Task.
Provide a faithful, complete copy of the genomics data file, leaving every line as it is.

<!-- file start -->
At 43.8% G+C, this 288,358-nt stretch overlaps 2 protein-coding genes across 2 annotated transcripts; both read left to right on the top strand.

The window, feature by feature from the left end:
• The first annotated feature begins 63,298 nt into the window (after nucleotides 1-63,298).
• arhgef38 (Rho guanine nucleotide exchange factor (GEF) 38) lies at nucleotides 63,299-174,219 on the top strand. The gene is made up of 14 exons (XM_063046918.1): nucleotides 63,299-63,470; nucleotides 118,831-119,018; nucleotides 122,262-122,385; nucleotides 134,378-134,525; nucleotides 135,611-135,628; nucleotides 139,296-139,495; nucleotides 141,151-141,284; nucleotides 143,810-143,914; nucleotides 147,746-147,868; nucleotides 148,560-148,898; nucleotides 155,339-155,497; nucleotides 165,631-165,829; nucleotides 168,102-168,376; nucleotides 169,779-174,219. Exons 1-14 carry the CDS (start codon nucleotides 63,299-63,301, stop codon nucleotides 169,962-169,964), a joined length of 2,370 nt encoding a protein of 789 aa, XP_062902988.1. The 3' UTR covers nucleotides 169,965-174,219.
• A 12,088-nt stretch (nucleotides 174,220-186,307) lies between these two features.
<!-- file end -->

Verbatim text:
At 43.8% G+C, this 288,358-nt stretch overlaps 2 protein-coding genes across 2 annotated transcripts; both read left to right on the top strand.

The window, feature by feature from the left end:
• The first annotated feature begins 63,298 nt into the window (after nucleotides 1-63,298).
• arhgef38 (Rho guanine nucleotide exchange factor (GEF) 38) lies at nucleotides 63,299-174,219 on the top strand. The gene is made up of 14 exons (XM_063046918.1): nucleotides 63,299-63,470; nucleotides 118,831-119,018; nucleotides 122,262-122,385; nucleotides 134,378-134,525; nucleotides 135,611-135,628; nucleotides 139,296-139,495; nucleotides 141,151-141,284; nucleotides 143,810-143,914; nucleotides 147,746-147,868; nucleotides 148,560-148,898; nucleotides 155,339-155,497; nucleotides 165,631-165,829; nucleotides 168,102-168,376; nucleotides 169,779-174,219. Exons 1-14 carry the CDS (start codon nucleotides 63,299-63,301, stop codon nucleotides 169,962-169,964), a joined length of 2,370 nt encoding a protein of 789 aa, XP_062902988.1. The 3' UTR covers nucleotides 169,965-174,219.
• A 12,088-nt stretch (nucleotides 174,220-186,307) lies between these two features.